Biomechanical comparison of anterior Caspar plate and three-level posterior fixation techniques in a human cadaveric model

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✓ Traumatic cervical spine injuries have been successfully stabilized with plates applied to the anterior vertebral bodies. Previous biomechanical studies suggest, however, that these devices may not provide adequate stability if the posterior ligaments are disrupted. To study this problem, the authors simulated a C-5 teardrop fracture with posterior ligamentous instability in human cadaveric spines. This model was used to compare the immediate biomechanical stability of anterior cervical plating, from C-4 to C-6, to that provided by a posterior wiring construct over the same levels. Stability was tested in six modes of motion: flexion, extension, right and left lateral bending, and right and left axial rotation. The injured/plate-stabilized spines were more stable than the intact specimens in all modes of testing. The injured/posterior-wired specimens were more stable than the intact spines in axial rotation and flexion. They were not as stable as the intact specimens in the lateral bending or extension testing modes. The data were normalized with respect to the motion of the uninjured spine and compared using repeated measures of analysis of variance, the results of which indicate that anterior plating provides significantly more stability in extension and lateral bending than does posterior wiring. The plate was more stable than the posterior construct in flexion loading; however, the difference was not statistically significant. The two constructs provide similar stability in axial rotation. This study provides biomechanical support for the continued use of bicortical anterior plate fixation in the setting of traumatic cervical spine instability.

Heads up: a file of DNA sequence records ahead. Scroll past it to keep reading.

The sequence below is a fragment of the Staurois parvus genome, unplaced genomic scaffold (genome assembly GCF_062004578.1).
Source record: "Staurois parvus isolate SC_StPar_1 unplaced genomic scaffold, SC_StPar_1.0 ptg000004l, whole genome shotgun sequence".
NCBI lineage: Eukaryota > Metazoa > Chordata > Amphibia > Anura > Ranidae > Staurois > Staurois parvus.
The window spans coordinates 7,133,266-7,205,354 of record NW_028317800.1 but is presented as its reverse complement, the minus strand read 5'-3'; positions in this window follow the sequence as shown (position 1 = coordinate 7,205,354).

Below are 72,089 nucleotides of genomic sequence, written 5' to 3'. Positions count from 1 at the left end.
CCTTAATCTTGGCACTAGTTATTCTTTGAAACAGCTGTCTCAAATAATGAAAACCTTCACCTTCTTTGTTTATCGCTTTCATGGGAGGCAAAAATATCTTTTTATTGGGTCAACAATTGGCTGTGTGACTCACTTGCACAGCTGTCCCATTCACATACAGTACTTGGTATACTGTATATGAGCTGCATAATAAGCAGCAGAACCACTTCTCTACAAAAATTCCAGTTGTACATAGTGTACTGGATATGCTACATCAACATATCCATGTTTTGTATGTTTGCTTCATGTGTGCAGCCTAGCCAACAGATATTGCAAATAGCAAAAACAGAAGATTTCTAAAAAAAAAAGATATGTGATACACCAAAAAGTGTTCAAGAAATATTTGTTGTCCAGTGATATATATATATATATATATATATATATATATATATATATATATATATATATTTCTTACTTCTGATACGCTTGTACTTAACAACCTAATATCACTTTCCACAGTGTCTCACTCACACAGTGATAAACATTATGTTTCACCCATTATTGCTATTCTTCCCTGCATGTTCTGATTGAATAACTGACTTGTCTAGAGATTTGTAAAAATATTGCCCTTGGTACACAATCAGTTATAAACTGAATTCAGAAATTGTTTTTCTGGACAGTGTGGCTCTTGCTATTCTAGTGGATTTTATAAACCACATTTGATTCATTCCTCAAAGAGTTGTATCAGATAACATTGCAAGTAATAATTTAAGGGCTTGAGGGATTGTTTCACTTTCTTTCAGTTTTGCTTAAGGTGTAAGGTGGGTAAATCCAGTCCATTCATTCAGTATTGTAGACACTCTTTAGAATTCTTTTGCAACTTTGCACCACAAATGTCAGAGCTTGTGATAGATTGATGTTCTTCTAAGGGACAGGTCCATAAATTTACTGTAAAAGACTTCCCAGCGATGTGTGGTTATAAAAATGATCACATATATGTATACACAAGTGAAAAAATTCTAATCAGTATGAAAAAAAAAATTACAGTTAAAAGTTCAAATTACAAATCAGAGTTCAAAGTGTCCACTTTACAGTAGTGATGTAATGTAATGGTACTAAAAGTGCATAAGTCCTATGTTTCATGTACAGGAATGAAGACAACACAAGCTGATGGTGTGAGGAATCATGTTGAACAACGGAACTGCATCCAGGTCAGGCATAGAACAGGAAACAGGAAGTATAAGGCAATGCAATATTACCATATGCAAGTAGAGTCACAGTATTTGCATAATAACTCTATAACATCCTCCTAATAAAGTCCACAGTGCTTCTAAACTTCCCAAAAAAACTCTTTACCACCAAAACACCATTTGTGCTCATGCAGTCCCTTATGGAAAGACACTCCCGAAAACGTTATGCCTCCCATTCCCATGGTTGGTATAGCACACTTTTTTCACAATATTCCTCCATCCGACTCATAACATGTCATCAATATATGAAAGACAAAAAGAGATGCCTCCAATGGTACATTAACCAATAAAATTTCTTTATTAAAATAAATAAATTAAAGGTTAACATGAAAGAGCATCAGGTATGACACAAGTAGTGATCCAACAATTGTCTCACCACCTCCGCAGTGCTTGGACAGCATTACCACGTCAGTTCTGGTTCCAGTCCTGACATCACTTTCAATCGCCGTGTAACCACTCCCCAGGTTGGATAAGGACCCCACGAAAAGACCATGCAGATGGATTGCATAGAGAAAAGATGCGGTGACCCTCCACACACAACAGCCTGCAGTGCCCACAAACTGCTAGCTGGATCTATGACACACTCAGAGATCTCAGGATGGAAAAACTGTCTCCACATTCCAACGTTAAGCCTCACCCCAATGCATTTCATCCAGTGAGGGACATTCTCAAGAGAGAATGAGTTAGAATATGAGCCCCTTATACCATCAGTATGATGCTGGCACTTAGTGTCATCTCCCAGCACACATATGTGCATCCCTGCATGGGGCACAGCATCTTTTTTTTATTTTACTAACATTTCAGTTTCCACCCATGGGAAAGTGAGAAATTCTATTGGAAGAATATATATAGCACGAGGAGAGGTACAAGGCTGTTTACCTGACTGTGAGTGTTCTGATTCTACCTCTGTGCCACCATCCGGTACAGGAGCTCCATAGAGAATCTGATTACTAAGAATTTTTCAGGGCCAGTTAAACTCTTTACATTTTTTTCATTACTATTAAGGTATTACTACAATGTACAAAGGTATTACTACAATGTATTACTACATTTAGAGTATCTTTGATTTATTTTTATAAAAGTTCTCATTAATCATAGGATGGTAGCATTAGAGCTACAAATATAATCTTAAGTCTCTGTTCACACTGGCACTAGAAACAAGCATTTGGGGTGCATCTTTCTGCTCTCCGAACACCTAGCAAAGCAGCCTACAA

Article Information

Address reprint requests to: Vijay K. Goel, Ph.D., Department of Biomedical Engineering, University of Iowa, 1202A Engineering Building, Iowa City, Iowa 52242.

© AANS, except where prohibited by US copyright law.

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Figures

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    Schematic representation of a cadaveric spine prepared for testing.

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    Drawings of the injury model. A teardrop fracture of C-5 is simulated with an osteotome cut through the anterior inferior C-5 body; all posterior ligaments (except the posterior longitudinal ligament) are incised.

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    Upper: Illustrations showing injured vertebral bodies replaced with a strut graft (left) and stabilized with an anterior cervical plate (right). Lower: Drawings showing two stages of a procedure to stabilize an injured specimen with posterior wiring. An anterior strut graft is present (not visualized).

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    Illustration showing the Cartesian axis coordinates used in the data analysis in this study.

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    Load-deformation curves showing the axial rotation of an intact specimen (left), an injured specimen stabilized with an anterior plate (center), and an injured specimen with posterior wire stabilization (right).

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    Graph showing average normalized relative rotations at maximum load of the injured/stabilized spines. LAR = left axial rotation: RAR = right axial rotation; LLB = left lateral bending; RLB = right lateral bending; FLX = flexion; EXT = extension.

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